The capturing and killing of Osama bin Laden by American special forces in one of Pakistan’s most fortified garrisons is simply the latest illustration of the shadowy logic that continues to guide decision-making within Pakistan. Notwithstanding the hyperbole about ‘sovereignty’ being circulated within the media and other opinion-making constituencies, the real issue at hand is the manner in which basic policies are framed and implemented in this country. More specifically, the priorities of the state and civil-military relations are once in the spotlight, and it is incumbent upon all democratic and progressive forces to develop a consensus on the way forward.
For the best part of Pakistan’s existence as an independent state, the military has enjoyed a privileged status on numerous accounts. It has always garnered a disproportionately large percentage of public resources, whilst directly controlling the reins of government for more than half of the country’s 63 years, in clear defiance of established political and constitutional norms. Yet the military has always enjoyed a critical mass of public support for its myriad roles (concentrated primarily in Punjab) and has thereby been able to maintain, and extend, its economic and political power.
The military’s prestige derives from its purported role as the ‘guardian of the nation’ in the face of what have been depicted as existential threats to Pakistan from hostile neighbouring countries. The institution has prided itself on being the defender both of Pakistan’s physical boundaries as well as its ‘ideological frontiers’. It has not been surprising in the aftermath of the OBL debacle, therefore, to come across a wide range of commentators insisting that criticism of the military represents at attempt to undermine the most patriotic and committed institution in the country.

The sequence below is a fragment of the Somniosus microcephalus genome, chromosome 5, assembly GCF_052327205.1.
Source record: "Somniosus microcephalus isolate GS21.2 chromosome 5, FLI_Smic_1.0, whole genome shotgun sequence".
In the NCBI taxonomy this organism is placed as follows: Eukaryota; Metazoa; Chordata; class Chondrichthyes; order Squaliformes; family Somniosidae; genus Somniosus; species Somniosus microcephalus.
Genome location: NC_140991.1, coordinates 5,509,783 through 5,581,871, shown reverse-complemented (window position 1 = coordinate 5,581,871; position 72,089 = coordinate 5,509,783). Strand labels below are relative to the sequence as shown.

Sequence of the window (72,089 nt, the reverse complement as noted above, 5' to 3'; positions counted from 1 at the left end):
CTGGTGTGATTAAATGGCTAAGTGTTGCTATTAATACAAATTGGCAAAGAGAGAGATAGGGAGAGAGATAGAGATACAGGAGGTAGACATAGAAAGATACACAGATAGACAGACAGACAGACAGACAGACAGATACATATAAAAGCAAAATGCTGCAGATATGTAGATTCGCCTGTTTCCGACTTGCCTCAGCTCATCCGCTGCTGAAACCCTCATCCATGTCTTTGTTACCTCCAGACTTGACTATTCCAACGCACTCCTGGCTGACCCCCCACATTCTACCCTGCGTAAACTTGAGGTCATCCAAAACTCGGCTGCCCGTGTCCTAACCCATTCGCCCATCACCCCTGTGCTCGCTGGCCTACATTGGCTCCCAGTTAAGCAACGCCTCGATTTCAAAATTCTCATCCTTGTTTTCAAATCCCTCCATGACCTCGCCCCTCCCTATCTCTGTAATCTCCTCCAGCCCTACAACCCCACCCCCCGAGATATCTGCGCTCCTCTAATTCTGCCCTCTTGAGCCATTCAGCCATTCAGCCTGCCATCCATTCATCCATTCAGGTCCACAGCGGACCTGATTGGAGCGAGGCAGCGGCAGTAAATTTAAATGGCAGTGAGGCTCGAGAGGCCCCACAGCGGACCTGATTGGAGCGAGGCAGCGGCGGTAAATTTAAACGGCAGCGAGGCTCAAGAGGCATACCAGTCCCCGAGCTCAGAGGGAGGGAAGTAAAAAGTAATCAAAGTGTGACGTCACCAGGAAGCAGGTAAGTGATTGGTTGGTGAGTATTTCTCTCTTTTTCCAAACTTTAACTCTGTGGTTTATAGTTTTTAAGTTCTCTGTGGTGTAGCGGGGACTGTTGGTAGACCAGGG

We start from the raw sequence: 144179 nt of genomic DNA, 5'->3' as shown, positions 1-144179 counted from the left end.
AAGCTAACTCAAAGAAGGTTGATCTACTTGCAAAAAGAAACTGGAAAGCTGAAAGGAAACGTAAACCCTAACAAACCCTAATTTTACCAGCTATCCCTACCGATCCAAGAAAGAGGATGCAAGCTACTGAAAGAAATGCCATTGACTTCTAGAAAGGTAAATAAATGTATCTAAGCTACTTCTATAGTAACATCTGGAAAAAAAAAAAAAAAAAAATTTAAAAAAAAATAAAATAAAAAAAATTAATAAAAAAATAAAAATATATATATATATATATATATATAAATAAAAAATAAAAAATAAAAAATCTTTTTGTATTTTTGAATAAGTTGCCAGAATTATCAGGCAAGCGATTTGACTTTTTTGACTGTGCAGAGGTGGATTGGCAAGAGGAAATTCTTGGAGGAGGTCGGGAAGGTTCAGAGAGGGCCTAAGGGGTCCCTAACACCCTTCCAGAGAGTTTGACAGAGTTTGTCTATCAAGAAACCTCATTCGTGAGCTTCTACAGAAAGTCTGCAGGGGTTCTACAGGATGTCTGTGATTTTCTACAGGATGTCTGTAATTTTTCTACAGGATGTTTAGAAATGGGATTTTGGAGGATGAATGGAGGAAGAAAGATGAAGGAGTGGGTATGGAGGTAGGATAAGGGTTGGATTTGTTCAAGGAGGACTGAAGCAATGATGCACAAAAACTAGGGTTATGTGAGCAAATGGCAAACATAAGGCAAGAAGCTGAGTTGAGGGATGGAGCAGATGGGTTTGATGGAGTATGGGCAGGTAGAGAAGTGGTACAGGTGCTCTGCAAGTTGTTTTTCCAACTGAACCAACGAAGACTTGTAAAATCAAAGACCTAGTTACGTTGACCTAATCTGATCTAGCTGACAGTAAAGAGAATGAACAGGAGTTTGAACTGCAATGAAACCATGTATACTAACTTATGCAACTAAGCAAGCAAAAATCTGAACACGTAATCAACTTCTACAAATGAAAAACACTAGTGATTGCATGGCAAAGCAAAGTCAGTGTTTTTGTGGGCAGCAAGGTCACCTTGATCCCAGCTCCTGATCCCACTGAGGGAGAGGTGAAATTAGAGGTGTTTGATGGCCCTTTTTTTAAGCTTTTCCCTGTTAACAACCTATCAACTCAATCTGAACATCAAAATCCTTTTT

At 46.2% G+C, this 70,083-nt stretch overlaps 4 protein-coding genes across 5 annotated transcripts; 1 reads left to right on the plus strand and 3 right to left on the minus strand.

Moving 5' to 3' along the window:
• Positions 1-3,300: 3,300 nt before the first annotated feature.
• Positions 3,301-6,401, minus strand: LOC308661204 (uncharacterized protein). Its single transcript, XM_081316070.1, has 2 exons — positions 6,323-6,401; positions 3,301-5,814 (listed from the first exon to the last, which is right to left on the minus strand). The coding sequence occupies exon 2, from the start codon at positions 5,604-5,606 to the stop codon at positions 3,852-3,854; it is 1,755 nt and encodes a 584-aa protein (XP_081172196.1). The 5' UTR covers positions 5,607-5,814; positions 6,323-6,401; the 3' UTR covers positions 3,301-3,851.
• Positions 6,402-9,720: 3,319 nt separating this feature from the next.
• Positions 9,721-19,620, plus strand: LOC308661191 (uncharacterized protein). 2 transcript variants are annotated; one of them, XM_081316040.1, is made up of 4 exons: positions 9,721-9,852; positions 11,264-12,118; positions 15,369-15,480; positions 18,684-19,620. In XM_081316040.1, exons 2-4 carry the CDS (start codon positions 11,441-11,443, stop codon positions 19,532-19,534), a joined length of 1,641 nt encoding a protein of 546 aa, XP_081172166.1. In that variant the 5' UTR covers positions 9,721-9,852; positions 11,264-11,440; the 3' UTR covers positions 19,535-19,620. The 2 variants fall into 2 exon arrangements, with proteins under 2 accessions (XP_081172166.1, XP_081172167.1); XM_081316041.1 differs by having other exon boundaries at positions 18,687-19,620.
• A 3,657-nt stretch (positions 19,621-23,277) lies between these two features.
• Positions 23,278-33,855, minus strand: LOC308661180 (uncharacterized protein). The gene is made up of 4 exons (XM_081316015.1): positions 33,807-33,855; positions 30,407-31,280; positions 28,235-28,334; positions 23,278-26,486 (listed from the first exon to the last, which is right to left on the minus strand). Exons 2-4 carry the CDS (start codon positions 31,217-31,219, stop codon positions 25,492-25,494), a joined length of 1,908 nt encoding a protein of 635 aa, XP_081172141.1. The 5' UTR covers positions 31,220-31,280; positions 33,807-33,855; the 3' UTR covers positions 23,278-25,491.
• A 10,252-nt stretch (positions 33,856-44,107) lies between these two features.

However, attempts to cow those speaking out at the present time will serve only to intensify the serious contradictions that afflict the Pakistani state. There can be no question that the many crises that the country currently faces – including the virtual mortgaging of the economy and polity to external powers, severe ethnic polarizations, and the phenomenon that is called terrorism – can only be redressed by questioning the military’s unaccountable power and stranglehold on public resources. It is high time that the military be brought within the constitutional ambit and civilian authority be asserted definitively.
In this regard, one of the first and most symbolically important initiatives that needs to be undertaken is to subject the official defence budget to parliamentary oversight. Historically defence spending has been formally announced during the federal budget session every year but only as a single-line item with no specific details either presented or demanded within the national assembly. Even if it is agreed that details of certain military-run institutions and projects must remain classified information, specific information about official defence spending in the federal budget must be made public information. It is no longer viable for the military to remain unaccountable in this regard, and in light of recent events it is both reasonable and necessary for the parliament to take the necessary steps to assert civilian authority and hold the military accountable for allocations made to it from the national exchequer.
Such an initiative would not only be an important step towards establishing the supremacy of civilian institutions but would also assist in the longer-term task of reorienting the state’s priorities away from non-productive, zero-sum militaristic policies towards people’s welfare. These are both long-standing goals of the progressive movement in Pakistan. Now is the opportune time to push them forward.
We invite you to attend an open meeting to discuss possible mobilizations in the lead-up to the announcement of the federal budget.
The meeting will be held on Thursday, 19th May at 5pm at Blk 24, Flat 3, G-7/1 PHA flats. If there are any queries whatsoever, and if you need directions to get to the meeting, please call 0333 5221863 or 0334 8400881